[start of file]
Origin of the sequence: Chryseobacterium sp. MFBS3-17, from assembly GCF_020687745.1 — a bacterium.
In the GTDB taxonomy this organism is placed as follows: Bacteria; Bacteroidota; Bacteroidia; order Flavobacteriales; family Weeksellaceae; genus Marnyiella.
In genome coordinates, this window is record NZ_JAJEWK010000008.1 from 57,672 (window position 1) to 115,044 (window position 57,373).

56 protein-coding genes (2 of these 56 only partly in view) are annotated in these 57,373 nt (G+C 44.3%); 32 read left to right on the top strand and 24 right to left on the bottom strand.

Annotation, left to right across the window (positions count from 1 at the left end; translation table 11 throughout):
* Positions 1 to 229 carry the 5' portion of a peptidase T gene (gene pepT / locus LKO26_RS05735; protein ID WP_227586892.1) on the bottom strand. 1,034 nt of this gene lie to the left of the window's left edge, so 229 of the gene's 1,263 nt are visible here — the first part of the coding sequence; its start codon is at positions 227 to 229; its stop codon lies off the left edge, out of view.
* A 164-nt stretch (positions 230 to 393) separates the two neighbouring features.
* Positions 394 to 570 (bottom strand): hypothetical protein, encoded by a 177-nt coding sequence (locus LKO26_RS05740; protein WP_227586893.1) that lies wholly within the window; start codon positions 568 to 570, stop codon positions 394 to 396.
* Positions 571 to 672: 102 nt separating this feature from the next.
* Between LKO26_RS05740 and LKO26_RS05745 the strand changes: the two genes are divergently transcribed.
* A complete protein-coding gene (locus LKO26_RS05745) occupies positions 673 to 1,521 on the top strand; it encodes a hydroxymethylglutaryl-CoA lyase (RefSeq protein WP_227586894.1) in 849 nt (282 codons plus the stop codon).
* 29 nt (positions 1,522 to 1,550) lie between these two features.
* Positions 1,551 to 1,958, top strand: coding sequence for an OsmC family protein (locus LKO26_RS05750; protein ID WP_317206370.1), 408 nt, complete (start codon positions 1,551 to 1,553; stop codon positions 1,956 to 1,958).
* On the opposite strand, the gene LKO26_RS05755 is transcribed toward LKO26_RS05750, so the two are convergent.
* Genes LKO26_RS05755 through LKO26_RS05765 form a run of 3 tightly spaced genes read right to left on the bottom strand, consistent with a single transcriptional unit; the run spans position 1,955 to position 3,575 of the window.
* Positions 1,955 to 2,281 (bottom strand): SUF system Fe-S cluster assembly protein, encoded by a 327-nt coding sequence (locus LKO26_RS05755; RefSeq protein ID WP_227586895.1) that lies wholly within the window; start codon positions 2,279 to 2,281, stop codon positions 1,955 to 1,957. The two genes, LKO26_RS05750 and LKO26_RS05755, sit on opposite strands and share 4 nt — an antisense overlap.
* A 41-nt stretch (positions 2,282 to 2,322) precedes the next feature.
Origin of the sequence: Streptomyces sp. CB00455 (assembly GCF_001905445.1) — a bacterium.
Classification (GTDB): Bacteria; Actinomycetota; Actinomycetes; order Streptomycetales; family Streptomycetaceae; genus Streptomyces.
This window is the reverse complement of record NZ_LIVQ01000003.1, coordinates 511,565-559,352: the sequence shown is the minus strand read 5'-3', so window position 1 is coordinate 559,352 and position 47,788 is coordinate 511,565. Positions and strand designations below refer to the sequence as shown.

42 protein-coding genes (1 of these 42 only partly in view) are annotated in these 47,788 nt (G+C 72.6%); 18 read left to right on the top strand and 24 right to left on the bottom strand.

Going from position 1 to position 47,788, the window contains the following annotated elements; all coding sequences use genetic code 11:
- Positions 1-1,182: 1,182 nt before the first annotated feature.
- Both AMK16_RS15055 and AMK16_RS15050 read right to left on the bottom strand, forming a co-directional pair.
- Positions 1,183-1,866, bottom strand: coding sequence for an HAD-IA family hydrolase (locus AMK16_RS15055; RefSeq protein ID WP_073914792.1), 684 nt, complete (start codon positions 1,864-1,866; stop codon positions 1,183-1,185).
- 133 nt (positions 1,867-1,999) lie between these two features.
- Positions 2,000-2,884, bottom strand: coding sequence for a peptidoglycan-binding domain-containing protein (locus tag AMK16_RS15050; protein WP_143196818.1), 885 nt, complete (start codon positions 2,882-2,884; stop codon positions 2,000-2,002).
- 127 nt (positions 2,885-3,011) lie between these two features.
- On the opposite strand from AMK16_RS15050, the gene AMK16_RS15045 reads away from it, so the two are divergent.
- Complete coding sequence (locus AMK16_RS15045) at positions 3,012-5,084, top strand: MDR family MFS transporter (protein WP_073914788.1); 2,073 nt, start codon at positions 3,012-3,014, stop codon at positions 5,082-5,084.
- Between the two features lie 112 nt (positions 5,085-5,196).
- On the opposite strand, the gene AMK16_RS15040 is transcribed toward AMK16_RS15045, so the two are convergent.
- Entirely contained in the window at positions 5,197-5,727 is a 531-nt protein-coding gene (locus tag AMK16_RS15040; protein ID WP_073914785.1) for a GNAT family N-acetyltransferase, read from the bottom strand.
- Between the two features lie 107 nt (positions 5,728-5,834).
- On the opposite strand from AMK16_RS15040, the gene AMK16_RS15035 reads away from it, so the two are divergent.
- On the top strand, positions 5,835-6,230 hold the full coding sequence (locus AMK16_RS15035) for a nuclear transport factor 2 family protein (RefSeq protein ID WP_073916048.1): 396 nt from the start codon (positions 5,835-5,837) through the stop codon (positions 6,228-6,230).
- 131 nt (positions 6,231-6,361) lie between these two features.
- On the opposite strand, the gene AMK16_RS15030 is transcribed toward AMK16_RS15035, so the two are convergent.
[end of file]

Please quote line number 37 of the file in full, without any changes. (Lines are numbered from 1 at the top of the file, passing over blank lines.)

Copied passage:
- 131 nt (positions 6,231-6,361) lie between these two features.